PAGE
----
Sunday, June 24, 2007

The Sickness in Sicko - Part III (I, Tamoxifen)

This is my final part of my three part series addressing Michael Moore's prescription for health care: Profits of pharmaceutical companies must be strictly regulated like a public utility.

Part II is sufficient to argue against Mr. Moore's point above. However, I want to look at pharmaceutical profit regulation in this essay from the perspective of tamoxifen, the anti-breast cancer agent.

I, Tamoxifen (inspired by I, Pencil by Leonard E. Read)

(information from

I am a selective estrogen receptor modulator familiar to those suffering from breast cancer as Nolvadex, Istubal, and Valodex. Targeting the estrogen receptor is all I do. You would think I am cheap to make, so why would pharmaceutical companies charge an arm and a leg to produce me to help people. That doesn't seem fair.

Well consider all that has to happen in order to manufacture me. First, I need to be synthesized. This synthesis pathway was conceived after hundreds of trial compounds failed to show promising results against breast cancer. Determining my correctly active structure took a team of pharmacologists, clinical scientists, biochemists and organic chemists.

Once my final structure was determined after years of work I need to be manufactured. Specialized organic chemists need to synthesize (Z)-2-[4-(1,2-diphenylbut-1-enyl)phenoxy]-N,N-dimethyl-ethanamine from purely starting materials. I have three benzene rings, one double bond, a phenol group ether conjugated to an amine group. If anything goes wrong, I do not work the way I should. Even worse, I may poison the person who takes me as medicine. Finally, even if all the atoms are arranged in the right order, they have to be arranged geometrically to work. I have to be the right isomer.

Synthesis involves either a stereospecific or non-stereospecific organic chemical reaction pathway (see Synthesis of Tamoxifen). The non-stereospecific starts with a simple Friedel-Craft acylation involving Anisole and Phenylacetic acid. The acylating agent in this process is a mixture of PCl5 / SnCl4. The ketone is was formed in a 78% yield.

Then, alkylation is promoted by treating the ketone with Sodium hydride (NaH). This removes the acidic protons (located on the position alpha to the carbonyl group) to produce the enolate ion. This could be isolated as the sodium enolate of the ketone treatment of this with ethyl iodide resulting in the formation of a compound in a 94% yield. The Ethyl iodide is chosen as the acylating agent probably as it contains the iodide ion, which is an excellent leaving group. It can therefore facilitate an SN2 substitution reaction with relative easy.

There are another four steps of similar complicating reactions. Each one involved hours of analysis, imagination, and work by a team of organic chemists. These organic chemists are human beings who need to be fed and who have families. They need to be paid competitively in order to stay with the company and one day retire to enjoy their families.

Finally, once I am a final drug entity, I need to be formulated as an oral tablet. Since the amount I exist in the final drug form is so small, I need to be mixed with inactive ingredients in order to get to where I need to work in the body. First step is to mix me with filler. Another ingredient is added so that when I'm pressed into a tablet there is no friction on the die wall press. Finally, identifying markers are engraved on the side of my tablet so that health professionals can identify me from other tablets.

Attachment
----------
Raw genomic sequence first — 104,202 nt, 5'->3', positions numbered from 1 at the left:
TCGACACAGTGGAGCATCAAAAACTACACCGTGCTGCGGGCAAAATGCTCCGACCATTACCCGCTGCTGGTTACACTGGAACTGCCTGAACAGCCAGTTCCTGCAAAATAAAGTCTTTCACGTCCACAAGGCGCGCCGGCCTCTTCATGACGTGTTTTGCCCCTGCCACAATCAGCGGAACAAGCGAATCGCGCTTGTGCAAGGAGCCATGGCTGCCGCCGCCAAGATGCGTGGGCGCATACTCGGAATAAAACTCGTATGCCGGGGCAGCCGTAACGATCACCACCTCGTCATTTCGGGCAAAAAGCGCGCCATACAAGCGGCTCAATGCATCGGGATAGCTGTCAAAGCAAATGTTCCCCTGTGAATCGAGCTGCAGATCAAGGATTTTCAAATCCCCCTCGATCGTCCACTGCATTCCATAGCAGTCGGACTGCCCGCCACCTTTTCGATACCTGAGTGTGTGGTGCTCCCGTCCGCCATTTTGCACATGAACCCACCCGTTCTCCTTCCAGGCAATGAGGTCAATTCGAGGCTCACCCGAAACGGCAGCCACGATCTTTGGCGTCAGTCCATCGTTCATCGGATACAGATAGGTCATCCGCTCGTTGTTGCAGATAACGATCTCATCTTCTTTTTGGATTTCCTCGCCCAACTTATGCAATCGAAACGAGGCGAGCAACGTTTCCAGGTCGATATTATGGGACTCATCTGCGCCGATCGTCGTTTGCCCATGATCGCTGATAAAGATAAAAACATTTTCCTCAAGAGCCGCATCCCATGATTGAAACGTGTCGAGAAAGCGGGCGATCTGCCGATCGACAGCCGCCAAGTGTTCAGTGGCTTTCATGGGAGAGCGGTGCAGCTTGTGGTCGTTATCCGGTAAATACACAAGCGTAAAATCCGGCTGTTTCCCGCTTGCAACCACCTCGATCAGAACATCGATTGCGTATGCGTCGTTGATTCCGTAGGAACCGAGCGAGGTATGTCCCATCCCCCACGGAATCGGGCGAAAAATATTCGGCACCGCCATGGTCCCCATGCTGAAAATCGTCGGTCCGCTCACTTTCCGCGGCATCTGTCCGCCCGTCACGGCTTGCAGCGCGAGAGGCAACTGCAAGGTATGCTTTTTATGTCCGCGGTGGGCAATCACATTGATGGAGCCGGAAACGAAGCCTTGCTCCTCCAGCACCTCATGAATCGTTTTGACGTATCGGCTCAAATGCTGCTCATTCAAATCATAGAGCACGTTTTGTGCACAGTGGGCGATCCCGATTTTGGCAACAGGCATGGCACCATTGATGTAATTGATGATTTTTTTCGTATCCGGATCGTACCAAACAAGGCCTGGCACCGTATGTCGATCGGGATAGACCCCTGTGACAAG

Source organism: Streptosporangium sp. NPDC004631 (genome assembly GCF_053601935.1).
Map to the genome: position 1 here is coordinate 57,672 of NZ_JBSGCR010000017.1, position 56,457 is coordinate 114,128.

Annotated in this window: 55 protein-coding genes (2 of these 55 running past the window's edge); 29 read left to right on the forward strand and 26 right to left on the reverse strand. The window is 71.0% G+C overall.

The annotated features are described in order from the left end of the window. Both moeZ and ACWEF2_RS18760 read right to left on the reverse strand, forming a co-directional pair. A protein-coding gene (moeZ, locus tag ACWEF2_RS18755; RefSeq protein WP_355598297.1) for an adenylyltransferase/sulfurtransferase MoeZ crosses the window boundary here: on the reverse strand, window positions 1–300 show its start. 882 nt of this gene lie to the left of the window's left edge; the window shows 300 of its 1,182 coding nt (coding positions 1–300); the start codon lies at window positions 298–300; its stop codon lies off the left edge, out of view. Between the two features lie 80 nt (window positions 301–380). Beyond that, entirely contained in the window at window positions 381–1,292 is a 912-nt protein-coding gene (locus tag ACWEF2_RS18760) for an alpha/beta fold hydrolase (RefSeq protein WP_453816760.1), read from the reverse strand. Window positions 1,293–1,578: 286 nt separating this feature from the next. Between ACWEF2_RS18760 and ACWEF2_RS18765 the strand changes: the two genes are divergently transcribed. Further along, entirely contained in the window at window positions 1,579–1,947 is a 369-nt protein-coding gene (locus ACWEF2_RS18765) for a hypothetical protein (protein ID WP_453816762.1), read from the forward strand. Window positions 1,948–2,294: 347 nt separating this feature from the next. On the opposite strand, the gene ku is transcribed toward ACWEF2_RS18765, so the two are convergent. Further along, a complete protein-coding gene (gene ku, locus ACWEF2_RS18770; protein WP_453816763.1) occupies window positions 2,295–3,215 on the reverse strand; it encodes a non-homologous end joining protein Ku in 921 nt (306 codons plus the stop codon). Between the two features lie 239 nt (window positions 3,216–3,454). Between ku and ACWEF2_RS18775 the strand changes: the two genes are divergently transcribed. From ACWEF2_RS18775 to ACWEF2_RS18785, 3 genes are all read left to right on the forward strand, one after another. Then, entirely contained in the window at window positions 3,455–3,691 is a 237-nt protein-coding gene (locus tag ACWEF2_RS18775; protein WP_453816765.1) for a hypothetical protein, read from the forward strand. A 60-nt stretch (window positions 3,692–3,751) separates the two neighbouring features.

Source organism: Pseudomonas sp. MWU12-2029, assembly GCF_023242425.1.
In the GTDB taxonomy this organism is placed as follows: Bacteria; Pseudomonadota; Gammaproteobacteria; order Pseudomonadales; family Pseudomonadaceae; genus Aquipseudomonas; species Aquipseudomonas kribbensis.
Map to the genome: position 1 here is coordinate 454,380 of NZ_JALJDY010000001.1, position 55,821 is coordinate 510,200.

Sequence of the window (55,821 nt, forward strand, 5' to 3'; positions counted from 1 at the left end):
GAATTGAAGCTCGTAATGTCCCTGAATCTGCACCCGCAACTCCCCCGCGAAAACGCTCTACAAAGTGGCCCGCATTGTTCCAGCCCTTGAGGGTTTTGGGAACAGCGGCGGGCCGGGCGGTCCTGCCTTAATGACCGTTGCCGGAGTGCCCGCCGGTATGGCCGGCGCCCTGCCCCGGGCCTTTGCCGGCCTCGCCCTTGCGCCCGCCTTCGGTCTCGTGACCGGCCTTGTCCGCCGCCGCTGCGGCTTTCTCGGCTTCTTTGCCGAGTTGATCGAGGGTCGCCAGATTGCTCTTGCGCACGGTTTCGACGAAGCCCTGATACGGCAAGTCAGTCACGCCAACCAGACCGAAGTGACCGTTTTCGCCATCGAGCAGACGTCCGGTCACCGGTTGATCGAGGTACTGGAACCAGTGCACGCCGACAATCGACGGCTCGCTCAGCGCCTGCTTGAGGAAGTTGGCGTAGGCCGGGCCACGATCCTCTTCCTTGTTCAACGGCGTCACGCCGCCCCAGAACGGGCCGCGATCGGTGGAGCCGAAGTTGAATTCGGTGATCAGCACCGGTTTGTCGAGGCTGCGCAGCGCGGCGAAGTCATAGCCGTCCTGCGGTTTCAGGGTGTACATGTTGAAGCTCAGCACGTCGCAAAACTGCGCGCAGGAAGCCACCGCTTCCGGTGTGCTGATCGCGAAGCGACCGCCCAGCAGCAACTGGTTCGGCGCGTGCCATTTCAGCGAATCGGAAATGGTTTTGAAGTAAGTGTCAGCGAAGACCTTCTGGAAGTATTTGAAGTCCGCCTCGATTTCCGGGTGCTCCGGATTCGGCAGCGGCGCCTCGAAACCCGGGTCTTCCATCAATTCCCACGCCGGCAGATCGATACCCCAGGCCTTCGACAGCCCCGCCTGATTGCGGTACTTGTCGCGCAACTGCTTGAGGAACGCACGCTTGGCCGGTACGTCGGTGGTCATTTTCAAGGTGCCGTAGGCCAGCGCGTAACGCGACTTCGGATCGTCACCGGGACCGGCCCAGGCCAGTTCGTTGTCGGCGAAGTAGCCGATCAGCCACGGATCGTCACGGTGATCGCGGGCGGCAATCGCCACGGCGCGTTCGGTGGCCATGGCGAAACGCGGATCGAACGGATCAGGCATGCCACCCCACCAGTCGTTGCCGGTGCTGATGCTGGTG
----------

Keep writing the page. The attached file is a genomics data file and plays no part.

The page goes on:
All of these manufacturing processes take years of research and time. A team of chemical engineers and technicians guarantee that I remain stable throughout the manufacturing process. They need to make sure I don't degrade as I'm made. They need to make sure I dissolve in the stomach quick enough so I am absorbed. They also need to make sure that manufacturing me doesn't cost too much.

Finally, once I am my final tablet form, investigators need to make sure I am safe. They test me first on animals to see if I don't cause too much harm. Then they test me on healthy volunteers. Finally they test me on patients. All of these tests and investigations require a team of experts, clinical scientists, nurses, and volunteer patients.

As all of these tests are underway, I need to be approved by the FDA. This requires a team of lawyers and clinical scientists to make sure I am presented to the FDA as a safe and effective treatment for breast cancer. Finally, once I am approved, the pharmaceutical company needs to inform health professionals of my existence. Health professionals are too busy to keep up with the newest drugs. So in order to get me to patients, the company needs to market me.

So, you can imagine what all this costs. I am yet not a finished product. I have a black box warning from a side effect discovered after I went to market:

Tamoxifen Black Box Warning
Serious/Life-Threatening Events
serious, life-threatening, and sometimes fatal events in risk reduction setting (ductal carcinoma in situ and high breast CA risk women) incl. uterine malignancies (endometrial adenocarcinoma and uterine sarcoma), stroke, and PE; discuss potential benefits and risks of tx w/ women in these populations considering decr. breast CA risk; tamoxifen benefits outweigh risks in women already diagnosed w/ breast CA

So, pharmaceutical companies need to make better drugs than me. They need to make drugs that are more effective and have less side effects. In order to do so, the profits made from selling me have to make up for the cost of making me so that new drugs may be developed.


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